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The CITE, a blog published by the National Association of College Stores, takes a look at the intersection of education and technology, highlighting issues that range from course materials to learning delivery to the student experience. Comments, discussion, feedback, and ideas are welcome.


Friday, May 22, 2015

The Contradition of Online Learning

Research has shown that community college students are more likely to fail or get lower grades in online courses than students in traditional classrooms. Yet, other research has found those community college students are more likely to graduate than their counterparts.

A study conducted by Peter Shea, associate provost of online learning at the University of Albany, revealed that community college students who take online courses are 25% more likely to finish their two-year associate degree than students who didn’t take any online classes. He also discovered that students who take online courses tend to graduate sooner.

“It’s a bit of a paradox,” he said. “They’re doing worse at the course level, but at the program level—despite lower grades—they’re finishing.”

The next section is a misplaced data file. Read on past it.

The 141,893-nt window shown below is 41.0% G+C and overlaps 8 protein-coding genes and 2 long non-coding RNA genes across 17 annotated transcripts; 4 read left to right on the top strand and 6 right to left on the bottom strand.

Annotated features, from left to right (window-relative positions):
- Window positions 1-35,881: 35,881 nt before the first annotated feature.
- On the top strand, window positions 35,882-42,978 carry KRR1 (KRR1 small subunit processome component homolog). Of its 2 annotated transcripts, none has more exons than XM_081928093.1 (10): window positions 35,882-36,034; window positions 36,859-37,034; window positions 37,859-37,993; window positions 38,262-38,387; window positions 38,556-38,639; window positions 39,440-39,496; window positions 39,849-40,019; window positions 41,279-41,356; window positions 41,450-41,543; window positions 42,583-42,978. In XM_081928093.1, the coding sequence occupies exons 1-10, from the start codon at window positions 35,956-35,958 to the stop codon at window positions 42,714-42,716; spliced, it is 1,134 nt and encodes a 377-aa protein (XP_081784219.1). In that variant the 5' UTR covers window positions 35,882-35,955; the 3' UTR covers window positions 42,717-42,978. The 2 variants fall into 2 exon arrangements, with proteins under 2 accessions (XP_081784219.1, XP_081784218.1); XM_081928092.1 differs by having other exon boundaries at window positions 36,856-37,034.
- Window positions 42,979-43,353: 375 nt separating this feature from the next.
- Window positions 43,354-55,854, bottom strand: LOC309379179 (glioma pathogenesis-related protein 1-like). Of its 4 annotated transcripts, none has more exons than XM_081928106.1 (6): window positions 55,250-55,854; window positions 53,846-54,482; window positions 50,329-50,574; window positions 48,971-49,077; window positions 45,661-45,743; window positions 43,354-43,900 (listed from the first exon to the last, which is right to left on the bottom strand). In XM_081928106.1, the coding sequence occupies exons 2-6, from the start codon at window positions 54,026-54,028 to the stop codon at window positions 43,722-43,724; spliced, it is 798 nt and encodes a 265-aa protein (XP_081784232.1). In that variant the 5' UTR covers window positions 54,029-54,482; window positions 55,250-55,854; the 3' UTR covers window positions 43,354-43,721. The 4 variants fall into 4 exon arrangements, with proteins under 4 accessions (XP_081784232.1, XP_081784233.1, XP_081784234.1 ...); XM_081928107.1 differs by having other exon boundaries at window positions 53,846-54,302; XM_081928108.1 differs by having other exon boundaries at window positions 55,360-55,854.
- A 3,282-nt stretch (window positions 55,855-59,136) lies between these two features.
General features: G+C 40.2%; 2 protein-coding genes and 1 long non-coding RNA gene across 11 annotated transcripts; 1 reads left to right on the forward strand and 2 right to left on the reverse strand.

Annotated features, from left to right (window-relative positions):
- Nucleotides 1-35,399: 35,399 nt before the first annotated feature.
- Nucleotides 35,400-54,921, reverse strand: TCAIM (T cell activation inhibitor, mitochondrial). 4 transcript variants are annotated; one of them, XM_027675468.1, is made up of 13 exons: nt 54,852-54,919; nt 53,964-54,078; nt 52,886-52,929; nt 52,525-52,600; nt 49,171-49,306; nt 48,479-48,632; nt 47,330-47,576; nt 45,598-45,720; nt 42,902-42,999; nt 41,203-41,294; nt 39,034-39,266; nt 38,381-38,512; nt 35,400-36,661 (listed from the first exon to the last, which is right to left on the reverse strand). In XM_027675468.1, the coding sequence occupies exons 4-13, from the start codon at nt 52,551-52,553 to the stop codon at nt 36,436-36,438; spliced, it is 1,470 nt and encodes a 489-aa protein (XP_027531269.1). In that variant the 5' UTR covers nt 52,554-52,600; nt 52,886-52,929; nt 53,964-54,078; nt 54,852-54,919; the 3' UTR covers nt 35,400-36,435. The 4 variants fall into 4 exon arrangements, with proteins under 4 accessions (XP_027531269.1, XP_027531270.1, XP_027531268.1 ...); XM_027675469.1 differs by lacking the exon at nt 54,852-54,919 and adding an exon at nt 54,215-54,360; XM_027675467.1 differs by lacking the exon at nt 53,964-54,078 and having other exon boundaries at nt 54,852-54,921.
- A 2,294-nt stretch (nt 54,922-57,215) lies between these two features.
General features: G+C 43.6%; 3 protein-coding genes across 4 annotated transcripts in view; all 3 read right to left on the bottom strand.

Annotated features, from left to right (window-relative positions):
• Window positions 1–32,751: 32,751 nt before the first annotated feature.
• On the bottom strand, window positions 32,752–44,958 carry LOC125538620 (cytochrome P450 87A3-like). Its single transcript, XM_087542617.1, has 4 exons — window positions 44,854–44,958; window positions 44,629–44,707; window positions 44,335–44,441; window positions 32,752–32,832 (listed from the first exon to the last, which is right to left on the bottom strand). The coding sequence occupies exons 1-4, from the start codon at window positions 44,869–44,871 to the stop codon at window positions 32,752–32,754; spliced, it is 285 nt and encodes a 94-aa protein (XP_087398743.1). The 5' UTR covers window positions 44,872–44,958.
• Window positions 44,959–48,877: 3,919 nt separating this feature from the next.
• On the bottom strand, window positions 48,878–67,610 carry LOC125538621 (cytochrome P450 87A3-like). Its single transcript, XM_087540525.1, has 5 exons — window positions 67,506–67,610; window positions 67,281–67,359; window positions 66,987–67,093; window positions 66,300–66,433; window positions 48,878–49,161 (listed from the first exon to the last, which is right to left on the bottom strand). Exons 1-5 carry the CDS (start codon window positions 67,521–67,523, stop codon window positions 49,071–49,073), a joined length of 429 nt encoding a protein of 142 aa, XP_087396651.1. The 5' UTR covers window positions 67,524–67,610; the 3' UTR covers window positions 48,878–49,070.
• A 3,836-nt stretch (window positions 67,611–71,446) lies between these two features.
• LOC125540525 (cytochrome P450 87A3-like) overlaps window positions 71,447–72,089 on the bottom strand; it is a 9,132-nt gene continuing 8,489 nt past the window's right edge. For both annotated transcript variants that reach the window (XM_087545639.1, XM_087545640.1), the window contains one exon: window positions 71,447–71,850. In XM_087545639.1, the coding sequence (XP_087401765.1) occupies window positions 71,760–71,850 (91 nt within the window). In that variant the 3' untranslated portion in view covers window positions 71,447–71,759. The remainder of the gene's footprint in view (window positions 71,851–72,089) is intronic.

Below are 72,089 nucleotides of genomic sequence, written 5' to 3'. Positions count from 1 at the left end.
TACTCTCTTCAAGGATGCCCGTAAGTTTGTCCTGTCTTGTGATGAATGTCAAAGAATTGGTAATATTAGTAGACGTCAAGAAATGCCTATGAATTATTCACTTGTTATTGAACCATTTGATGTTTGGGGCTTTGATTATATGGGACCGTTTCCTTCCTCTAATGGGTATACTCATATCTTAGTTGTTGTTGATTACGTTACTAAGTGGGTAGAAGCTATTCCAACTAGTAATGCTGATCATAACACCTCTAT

Hans Johnson, a researcher at the Public Policy Institute of California, reported similar results in a 2014 study. He found that while just 60% of California community college students passed an online class, they were more likely to graduate and transfer to a four-year institution.

Part of the reason for this contradiction may be that it’s easier for students who are juggling a job and family to enroll in an online class necessary to graduate, according to Jill Barshay in her column for The Hechinger Report. While those students may not be getting great grades, they are collecting credits toward graduation.

“The question for community college leaders is whether they should continue to expand their online courses to help a small minority of students get through college as quickly as possible,” Barshay wrote. “It will be tempting, since those students are boosting graduation rates. But online courses are helping the most prepared students who are most likely to succeed, not the struggling students who need the most help.”

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